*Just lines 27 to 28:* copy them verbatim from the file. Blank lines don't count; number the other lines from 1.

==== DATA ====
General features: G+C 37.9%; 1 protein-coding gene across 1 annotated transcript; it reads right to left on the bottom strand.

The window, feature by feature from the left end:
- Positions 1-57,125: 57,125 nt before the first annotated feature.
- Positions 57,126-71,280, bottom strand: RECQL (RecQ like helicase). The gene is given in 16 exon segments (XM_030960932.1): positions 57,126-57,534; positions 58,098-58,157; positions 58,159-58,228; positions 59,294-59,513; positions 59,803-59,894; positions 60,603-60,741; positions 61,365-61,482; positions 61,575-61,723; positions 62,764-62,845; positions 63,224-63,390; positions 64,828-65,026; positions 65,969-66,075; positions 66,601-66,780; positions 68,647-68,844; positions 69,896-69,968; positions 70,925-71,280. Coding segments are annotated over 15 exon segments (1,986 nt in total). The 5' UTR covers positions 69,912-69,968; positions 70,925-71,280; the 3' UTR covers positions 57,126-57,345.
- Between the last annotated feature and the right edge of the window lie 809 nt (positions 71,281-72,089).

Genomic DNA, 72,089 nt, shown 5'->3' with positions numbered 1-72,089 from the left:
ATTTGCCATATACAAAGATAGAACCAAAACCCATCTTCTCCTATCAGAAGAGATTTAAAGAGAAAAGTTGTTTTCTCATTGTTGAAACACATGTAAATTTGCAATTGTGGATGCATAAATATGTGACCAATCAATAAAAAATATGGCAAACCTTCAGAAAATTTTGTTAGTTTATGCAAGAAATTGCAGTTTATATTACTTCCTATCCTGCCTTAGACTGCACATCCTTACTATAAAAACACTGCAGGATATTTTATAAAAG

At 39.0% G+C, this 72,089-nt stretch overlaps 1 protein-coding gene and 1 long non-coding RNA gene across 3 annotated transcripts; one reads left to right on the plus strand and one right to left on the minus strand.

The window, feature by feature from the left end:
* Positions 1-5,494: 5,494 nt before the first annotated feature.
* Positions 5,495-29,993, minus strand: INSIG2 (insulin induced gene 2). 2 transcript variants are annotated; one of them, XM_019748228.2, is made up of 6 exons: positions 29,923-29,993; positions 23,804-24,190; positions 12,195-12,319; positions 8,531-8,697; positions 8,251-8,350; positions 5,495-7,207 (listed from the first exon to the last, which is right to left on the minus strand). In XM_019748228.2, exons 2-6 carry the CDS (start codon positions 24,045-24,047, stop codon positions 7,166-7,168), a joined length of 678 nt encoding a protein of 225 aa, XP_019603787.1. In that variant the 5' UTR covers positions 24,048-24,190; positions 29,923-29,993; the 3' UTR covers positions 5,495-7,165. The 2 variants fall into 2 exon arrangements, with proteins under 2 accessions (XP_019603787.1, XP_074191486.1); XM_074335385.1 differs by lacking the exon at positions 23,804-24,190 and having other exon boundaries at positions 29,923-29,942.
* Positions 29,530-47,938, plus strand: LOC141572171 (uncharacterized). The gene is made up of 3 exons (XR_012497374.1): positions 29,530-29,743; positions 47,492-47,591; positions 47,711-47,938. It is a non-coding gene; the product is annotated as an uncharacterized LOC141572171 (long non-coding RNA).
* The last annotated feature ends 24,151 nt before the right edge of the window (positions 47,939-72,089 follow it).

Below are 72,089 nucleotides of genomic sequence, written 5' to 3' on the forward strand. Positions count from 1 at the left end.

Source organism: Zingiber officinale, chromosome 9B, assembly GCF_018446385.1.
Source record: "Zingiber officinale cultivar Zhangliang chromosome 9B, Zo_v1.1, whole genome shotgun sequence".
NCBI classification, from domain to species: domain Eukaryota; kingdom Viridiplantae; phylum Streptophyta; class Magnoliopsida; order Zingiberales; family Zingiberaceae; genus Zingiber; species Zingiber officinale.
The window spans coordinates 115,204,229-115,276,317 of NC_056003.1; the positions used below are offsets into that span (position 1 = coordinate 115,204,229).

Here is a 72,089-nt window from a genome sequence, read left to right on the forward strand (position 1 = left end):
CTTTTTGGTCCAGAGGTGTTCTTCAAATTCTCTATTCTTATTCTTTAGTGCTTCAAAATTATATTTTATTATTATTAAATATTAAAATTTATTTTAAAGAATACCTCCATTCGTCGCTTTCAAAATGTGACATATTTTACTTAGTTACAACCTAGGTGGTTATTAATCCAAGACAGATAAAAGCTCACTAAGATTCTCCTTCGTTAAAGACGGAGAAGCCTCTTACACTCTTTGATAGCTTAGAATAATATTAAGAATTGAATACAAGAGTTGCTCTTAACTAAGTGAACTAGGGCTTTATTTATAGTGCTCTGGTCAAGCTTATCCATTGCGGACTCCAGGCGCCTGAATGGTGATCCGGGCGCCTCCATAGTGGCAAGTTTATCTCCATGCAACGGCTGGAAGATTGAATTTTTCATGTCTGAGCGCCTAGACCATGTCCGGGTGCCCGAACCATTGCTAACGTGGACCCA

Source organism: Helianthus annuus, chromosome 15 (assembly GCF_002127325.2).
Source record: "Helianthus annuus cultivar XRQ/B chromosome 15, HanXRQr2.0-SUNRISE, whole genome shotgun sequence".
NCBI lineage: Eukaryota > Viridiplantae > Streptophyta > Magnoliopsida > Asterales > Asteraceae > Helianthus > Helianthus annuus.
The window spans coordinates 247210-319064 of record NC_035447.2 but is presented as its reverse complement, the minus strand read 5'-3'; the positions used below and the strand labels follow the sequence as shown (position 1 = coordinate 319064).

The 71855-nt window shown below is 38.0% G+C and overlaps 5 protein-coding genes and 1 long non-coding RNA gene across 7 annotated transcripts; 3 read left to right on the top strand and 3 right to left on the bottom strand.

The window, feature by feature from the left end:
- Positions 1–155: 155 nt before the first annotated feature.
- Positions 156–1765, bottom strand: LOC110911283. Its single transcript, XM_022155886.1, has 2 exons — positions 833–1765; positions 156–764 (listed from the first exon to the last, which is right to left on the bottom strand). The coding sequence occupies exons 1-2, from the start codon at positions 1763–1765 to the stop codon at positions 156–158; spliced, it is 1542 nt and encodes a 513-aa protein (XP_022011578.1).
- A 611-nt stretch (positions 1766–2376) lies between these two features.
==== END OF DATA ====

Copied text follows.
- Positions 1–155: 155 nt before the first annotated feature.
- Positions 156–1765, bottom strand: LOC110911283. Its single transcript, XM_022155886.1, has 2 exons — positions 833–1765; positions 156–764 (listed from the first exon to the last, which is right to left on the bottom strand). The coding sequence occupies exons 1-2, from the start codon at positions 1763–1765 to the stop codon at positions 156–158; spliced, it is 1542 nt and encodes a 513-aa protein (XP_022011578.1).